When the war had already broken out, the monarchs were forced to make a dramatic choice between the solidarity of the royal families and solidarity with their own nations. This choice was in fact made for them, as they could not oppose their subjects. This is why King George V – under pressure from his British subjects – changed his German name to the British Windsor, which British monarchs still use to this day. He deprived the Emperor of the Reich of his honorary command of the British army, and struck German and Austro-Hungarian names from the registry listing members of the officer corps. Knights of the Garter who belonged to enemy camps were also stripped of this honor. The other monarchs representing the warring parties behaved in like fashion.

Another source of faith that war could be avoided was the trust placed in diplomats who, even when the pressure had reached its boiling point, found ways to resolve disagreements without resorting to war. The diplomats traditionally sought paths to reconciliation between the restless sides, ever pursuing the difficult art of striking a compromise. Most often they merely called a conference of the states which formed the “concert of powers,” and this sufficed. “In the impending war, which shall be spurred on for no compelling reason, what is at stake is not only the Hohenzollern Crown, but the very future of Germany [...] the provocation of war is not merely foolhardy, it is downright reprehensible,” warned the German Chancellor in 1913. It turned out in 1914, however, that neither the solidarity of the monarchs, nor that of the diplomats would suffice.

The third source of optimism that war was impossible was the stance adopted by the socialist parties with delegates at the Second International. They expressed the conviction that armed conflict was advantageous for international capital, imperialist states, and nationalist governments, but not for the proletariat. This is why the socialist-led proletariat had to struggle for peace. The socialists threatened to organize a general strike if war were to be declared. They believed that this threat would stop the war-mongers in their tracks. This hope for peace also proved illusory, and the anti-war demonstrations organized on the eve of the conflict were unable to prevent the war. Anti-war sentiment was particularly strong in Great Britain. The prospect of dying for – as the British press worded it – “the stinking Serbs” and the “drunken Russians” was less than alluring. When the war did break out, however, the pacifist socialists, including the British, vanished from sight, declaring solidarity with their own nations. The idea of national solidarity triumphed over the idea of class solidarity, which for many came as a considerable surprise.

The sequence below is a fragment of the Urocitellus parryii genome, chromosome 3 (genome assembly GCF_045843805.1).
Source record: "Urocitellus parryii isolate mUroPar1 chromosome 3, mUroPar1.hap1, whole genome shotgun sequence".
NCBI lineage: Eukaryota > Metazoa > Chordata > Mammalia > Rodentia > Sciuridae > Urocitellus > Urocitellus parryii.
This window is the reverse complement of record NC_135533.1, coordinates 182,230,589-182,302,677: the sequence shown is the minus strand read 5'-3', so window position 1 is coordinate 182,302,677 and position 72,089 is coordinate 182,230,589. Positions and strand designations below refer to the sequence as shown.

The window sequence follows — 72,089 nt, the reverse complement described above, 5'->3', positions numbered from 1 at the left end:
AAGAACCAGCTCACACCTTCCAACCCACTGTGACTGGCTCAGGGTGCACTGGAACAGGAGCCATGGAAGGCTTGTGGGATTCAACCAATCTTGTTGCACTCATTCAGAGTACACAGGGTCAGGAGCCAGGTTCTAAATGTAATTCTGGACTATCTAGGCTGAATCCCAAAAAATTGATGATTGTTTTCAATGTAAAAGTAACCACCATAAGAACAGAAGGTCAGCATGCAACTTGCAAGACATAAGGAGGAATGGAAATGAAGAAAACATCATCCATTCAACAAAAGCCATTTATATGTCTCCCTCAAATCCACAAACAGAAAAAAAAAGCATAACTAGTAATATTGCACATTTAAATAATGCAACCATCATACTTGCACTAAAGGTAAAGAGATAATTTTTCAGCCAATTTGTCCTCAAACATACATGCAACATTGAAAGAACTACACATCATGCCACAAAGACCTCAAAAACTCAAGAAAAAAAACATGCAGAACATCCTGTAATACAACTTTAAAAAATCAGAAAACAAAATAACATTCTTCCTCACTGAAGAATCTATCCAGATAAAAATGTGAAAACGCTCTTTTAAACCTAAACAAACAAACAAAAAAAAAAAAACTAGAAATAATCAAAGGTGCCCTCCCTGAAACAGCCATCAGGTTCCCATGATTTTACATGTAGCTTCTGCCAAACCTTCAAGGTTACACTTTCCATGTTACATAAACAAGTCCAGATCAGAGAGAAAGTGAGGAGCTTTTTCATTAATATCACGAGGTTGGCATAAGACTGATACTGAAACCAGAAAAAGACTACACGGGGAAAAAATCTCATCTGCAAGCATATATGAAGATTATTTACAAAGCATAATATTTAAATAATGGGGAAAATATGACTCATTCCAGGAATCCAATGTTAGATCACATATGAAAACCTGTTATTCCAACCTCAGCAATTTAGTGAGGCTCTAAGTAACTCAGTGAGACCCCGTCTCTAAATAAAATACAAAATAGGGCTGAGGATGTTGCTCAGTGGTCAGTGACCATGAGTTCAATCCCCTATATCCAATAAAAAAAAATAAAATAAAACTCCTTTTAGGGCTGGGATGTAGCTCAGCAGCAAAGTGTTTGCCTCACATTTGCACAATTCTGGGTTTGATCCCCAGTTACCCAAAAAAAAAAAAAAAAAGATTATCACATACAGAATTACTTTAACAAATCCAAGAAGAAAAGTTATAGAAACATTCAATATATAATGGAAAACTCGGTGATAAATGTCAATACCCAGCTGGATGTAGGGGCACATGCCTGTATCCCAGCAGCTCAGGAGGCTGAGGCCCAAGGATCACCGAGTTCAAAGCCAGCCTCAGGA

Fourthly, military alliances – in particular, the Triple Alliance and the Triple Entente – were meant to safeguard against war, serving as insurance policies of sorts. These too failed, however. Nor were the political and economic ties between the states in the antagonistic blocs of any aid. These ties, sometimes bolstered by political treaties, could have raised hope for salvaging a state of peace. Nonetheless, the desire for war turned out to be stronger than the desire for peace.

Fifthly: Pacifists gave people hope for peace. Their writing had its readership, whose numbers were not negligible. Norman Angell’s treatise entitled The Great Illusion was a publishing success; its argument was that the European integration process was already so far advanced that a war that ruptured these ties would be a disaster for one and all. No less a publishing success was a multi-volume work by one of the world’s best-known authors, Jan Bloch, a Pole of Jewish extraction, and one of the wealthiest entrepreneurs of the Kingdom of Poland. His work, published in 1898 and entitled Przyszła wojna pod względem technicznym, ekonomicznym i politycznym [The Future of War from a Technical, Economic, and Political Perspective] was translated into many of the world’s languages. In Austria and Germany it was Karl Kraus who was most frequently read. Nevertheless, neither he nor Angell, nor any of the other pacifists, were able to create mechanisms protecting against war or pacifist movements. On the whole, they were isolated and politically insignificant. The German Emperor, for example, nursed deep contempt for the pacifists, whom he called eunuchs. At any rate, it soon turned out that pacifists could most easily laud peace in times of peace.

Sixthly, a chance to salvage peace was seen in the pressure being exerted by international concerns. Indeed, they were afraid of war, as it threatened to rupture all their economic and financial ties. They preferred to negotiate for their share of the markets – such as the businessmen from Britain and Germany who, two weeks before Sarajevo, negotiated a deal to build a railway from Baghdad to Basra. Two Englishmen were due to sit on the board of the German-controlled Baghdad Railway Association. Earlier, in mid-February 1914, entrepreneurs from France and the Reich signed a similar contract. Yet the influence of big business circles interested in a peaceful resolution to the conflicts was ultimately too weak to prevent war. The arms industry, on the other hand, generally declared itself in favor of the war.